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Brexprest


I’ve spent years of my almost 50 worrying about things that will never happen.  

Maybe menopause has brought the wisdom that I’ve been seeking and now find myself calmer, less stressed, more planned and more aware of the future and the changes that we may or may not need to make in life or in business.  Helped hugely, of course with the brilliant team Victor and I have around us. They keep the customers happy and we can keep the team happy.

But this week like others recently I’ve found myself Brexprest… that’s short for Brexit depressed.

Successful business needs a clear vision; a planned strategy; the resource to deliver and an eye on the risks that could steer it off course.  And the unflinching courage to make any necessary or urgent changes to keep it on course.

In my opinion, and in the opinion of all our team, all our suppliers and the vast majority of our customers, Brexit is going to be the biggest disaster (after the financial crisis of 2008) in our history.  

Recent party conferences have left me frustrated that we are creating so much uncertainty and so much risk not only for today but for our next generations. I do feel the politicians get paid regardless of what mess they leave the rest of us to clean up.  

Competition is good. Challenge is good. But both need values and foundation.  Airy fairy unreality will help no one. And lies should be held accountable in whatever capacity they are delivered.

Peace and free movement of labour are two of the greatest gifts to have come out of our agreement with Europe.

Peace I pray we are able to keep (although who knows what could happen in Ireland if we end up with a no deal) but we are soon to lose the labour supply that has fed our industry and our nation and cared for our people over the last decades.  We are going to lose our army that we need to sustain our economy and compete in an international market.

The hospitality sector has been talking about a skills shortage for several years.  The folly of thinking that we have a willing homegrown workforce to learn the jobs that our sector is crying out for is laughable.  Hospitality is tough. It’s not an easy 9-5 and unfortunately it is seen too often as a subservient career.

Since restaurants started to open in the 1920s they have been relying on a largely European work force to service them.  Our family can testify to this. Hard working immigrants willing to tackle any job for little reward to feed their families.  

Our politicians love confusing the public with sound bites and empty promises.  

The migration policy announcement will be disastrous for the service sector. Only skilled workers earning over £50,000 per year will be allowed working visas.  This will mean only the very very top end of the hospitality sector will qualify. Roles such as hotel general managers and executive chefs of large chains will pass the test.  What do we do for the other 95% of the jobs that we need?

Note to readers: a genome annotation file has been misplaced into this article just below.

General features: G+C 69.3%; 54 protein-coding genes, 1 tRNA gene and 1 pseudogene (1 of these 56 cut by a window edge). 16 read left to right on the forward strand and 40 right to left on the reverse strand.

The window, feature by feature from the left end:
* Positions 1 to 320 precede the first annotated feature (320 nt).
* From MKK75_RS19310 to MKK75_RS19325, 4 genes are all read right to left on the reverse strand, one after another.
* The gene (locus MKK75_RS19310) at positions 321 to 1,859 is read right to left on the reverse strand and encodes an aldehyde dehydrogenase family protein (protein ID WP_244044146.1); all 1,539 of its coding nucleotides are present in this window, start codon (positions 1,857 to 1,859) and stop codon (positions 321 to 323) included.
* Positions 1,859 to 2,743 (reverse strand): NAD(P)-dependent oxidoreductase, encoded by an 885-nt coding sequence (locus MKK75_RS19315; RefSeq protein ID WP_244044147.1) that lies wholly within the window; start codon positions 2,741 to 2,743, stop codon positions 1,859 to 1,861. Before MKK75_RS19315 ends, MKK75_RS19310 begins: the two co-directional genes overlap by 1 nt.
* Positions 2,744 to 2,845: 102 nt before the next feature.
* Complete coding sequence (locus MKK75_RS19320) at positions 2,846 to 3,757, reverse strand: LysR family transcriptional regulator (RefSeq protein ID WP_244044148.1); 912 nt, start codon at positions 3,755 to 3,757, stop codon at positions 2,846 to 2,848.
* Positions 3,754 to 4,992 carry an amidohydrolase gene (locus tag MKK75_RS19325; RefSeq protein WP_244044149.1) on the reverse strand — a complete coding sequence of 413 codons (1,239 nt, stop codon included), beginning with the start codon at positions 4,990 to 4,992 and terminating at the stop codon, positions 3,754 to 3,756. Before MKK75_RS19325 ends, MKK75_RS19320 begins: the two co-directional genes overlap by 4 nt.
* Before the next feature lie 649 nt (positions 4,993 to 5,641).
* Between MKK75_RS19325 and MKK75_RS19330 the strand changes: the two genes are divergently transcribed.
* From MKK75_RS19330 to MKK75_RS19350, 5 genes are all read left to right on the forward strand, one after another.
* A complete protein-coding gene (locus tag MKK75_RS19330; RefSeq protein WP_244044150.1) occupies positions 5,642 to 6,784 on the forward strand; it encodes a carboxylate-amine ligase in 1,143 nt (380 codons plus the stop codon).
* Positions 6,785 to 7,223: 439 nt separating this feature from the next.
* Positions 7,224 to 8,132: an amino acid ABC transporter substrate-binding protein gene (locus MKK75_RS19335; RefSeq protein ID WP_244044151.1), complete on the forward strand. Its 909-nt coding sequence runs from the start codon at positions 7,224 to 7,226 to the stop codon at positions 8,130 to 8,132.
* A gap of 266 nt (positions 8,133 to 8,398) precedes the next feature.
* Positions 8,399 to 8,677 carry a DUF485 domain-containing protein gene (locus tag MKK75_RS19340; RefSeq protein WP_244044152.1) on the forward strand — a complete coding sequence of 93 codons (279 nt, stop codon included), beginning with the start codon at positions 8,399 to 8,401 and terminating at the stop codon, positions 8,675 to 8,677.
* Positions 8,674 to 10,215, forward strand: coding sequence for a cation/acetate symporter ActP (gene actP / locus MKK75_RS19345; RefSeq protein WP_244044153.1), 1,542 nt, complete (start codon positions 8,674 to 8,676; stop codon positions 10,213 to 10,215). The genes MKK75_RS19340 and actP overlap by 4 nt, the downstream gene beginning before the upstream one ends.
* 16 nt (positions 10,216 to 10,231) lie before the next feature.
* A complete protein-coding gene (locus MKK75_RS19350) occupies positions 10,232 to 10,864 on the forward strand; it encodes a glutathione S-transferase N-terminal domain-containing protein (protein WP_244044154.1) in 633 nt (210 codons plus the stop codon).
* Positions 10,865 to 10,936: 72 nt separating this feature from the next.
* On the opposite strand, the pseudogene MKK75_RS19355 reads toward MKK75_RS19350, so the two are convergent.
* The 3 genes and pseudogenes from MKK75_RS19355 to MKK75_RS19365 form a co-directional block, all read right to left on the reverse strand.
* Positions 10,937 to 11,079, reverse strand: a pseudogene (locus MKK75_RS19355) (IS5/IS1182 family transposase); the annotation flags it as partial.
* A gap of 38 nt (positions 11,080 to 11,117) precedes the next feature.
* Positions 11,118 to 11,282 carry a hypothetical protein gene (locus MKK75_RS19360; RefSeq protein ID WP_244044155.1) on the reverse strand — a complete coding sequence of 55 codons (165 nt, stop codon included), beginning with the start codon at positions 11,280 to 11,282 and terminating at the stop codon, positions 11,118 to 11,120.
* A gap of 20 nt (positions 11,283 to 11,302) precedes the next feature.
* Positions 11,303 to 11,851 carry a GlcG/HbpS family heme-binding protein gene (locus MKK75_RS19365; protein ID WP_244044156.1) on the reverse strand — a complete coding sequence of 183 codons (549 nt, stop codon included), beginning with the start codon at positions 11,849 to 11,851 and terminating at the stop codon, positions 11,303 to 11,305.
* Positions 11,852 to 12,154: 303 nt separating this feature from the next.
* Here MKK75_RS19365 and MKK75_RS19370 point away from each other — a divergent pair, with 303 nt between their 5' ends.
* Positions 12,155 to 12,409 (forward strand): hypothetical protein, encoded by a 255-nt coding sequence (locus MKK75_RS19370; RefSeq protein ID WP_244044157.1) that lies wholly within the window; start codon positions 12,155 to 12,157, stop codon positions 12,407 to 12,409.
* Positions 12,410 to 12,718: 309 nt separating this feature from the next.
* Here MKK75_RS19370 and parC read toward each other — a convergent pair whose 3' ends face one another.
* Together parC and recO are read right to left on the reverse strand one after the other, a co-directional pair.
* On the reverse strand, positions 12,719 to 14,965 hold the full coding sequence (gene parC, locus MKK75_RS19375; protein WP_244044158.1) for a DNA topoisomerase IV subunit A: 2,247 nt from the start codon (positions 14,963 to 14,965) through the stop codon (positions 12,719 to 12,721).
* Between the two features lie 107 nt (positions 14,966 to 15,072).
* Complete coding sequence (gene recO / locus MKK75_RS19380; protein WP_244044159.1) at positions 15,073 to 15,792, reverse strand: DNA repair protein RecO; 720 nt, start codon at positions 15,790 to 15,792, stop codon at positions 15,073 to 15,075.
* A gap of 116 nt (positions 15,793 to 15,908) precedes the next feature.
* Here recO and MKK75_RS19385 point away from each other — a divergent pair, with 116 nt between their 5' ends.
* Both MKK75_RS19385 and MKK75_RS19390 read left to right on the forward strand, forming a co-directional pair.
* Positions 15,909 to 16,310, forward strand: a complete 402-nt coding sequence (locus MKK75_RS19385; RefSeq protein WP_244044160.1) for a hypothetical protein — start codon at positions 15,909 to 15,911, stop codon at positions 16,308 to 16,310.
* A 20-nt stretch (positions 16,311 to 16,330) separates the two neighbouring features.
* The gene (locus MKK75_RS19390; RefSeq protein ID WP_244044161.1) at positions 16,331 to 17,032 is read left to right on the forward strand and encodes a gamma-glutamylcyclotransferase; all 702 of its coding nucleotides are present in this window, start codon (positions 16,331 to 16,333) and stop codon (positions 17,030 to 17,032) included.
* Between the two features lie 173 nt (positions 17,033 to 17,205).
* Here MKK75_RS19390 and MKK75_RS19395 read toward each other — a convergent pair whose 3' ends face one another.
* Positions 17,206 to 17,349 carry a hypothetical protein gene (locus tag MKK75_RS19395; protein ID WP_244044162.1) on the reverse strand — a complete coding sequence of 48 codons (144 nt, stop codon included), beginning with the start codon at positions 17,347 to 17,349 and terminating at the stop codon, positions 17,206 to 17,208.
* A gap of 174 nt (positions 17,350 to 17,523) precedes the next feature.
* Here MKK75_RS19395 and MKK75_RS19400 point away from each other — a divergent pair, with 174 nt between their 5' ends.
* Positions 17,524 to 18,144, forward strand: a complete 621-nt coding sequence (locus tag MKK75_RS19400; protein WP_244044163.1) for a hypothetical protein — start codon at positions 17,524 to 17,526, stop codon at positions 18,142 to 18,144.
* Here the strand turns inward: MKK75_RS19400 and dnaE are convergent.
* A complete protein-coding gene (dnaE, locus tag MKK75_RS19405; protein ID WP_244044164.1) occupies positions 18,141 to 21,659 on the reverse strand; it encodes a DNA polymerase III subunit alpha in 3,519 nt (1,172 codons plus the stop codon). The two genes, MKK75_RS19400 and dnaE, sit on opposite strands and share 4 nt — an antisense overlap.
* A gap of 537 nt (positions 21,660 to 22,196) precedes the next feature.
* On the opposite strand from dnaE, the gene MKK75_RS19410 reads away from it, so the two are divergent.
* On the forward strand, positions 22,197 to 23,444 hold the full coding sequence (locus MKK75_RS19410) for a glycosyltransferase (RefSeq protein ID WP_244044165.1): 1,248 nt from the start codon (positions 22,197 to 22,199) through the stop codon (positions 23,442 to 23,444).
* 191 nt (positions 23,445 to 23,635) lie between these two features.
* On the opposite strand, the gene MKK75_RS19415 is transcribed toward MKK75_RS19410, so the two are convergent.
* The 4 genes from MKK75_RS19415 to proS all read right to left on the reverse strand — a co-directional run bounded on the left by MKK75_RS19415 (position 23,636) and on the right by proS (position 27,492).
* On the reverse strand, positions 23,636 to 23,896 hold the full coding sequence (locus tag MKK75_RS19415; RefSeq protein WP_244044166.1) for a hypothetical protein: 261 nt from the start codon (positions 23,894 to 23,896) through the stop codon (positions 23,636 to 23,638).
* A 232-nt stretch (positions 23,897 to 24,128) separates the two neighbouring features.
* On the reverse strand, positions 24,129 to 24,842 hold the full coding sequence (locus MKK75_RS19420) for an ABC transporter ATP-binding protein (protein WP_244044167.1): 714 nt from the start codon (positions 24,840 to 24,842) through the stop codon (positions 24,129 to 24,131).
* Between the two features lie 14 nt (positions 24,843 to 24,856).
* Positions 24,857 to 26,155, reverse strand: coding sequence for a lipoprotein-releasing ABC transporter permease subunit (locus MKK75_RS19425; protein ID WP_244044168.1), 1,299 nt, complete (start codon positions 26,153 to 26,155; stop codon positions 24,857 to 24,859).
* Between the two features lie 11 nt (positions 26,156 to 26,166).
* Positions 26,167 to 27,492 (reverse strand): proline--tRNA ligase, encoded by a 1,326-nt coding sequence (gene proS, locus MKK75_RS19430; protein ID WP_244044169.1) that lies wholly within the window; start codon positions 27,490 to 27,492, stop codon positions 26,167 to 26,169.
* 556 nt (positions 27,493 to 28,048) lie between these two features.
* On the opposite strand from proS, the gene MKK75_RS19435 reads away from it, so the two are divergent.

What’s ironic is if the tip for waiting staff only policy comes into force then some of our front of house team, deemed low skilled under the migration policy, could walk away with £50,000 per year with their wages topped up with tips.  They may get the money but there will be nobody to cook, wash the dishes or make the coffee. That’s not a restaurant I would go back to in a hurry. Policy makers have no idea how our sector functions.

Brexit has brought a weak pound.  This has been beneficial for the tourism growth that Scotland in particular has experienced over the last 18 months.  This tourism has come from Europe, Asia and America. But the weak pound is starting to cost us with a fall in migration (as its now better value for our European friends to work in other non UK cities) and with increased supply costs of food, wine and anything we’re not able to grow at home and rely on largely from our European cousins.  Buying from across the globe will only create bigger long term environmental problems that our planet can certainly not afford.

The policy makers yet again have the wrong end of the stick. With business rate hikes, struggling high streets and even the talk of a Tourism Tax the powers at be are squeezing hospitality dry.  There are much bigger fish to fry (Amazon, Apple, AirBnB etc) why are they trying to drown hospitality. Are we the low lying fruit – easy to be squashed!

I had been optimistic that we would wake up on 29th March 2019 and Brexit won’t have happened.  Unfortunately I can’t see this and I do fear that Brexit will become a reality. Deal or no deal.

Businesses like ours can’t plan for the level of uncertainty the next 18 months will bring.  What we have to do is keep doing what we know is the right thing for our customers and for our team.  Be fair and honest and work hard than ever. Keep calm, don’t flinch and be ready to adapt to the changes that we’re going to have to cope with.  I can’t see our politicians on any side having the courage to say no and allowing a #PeoplesVote. We may have no choice, but we carry and deliver a Optamixit yes!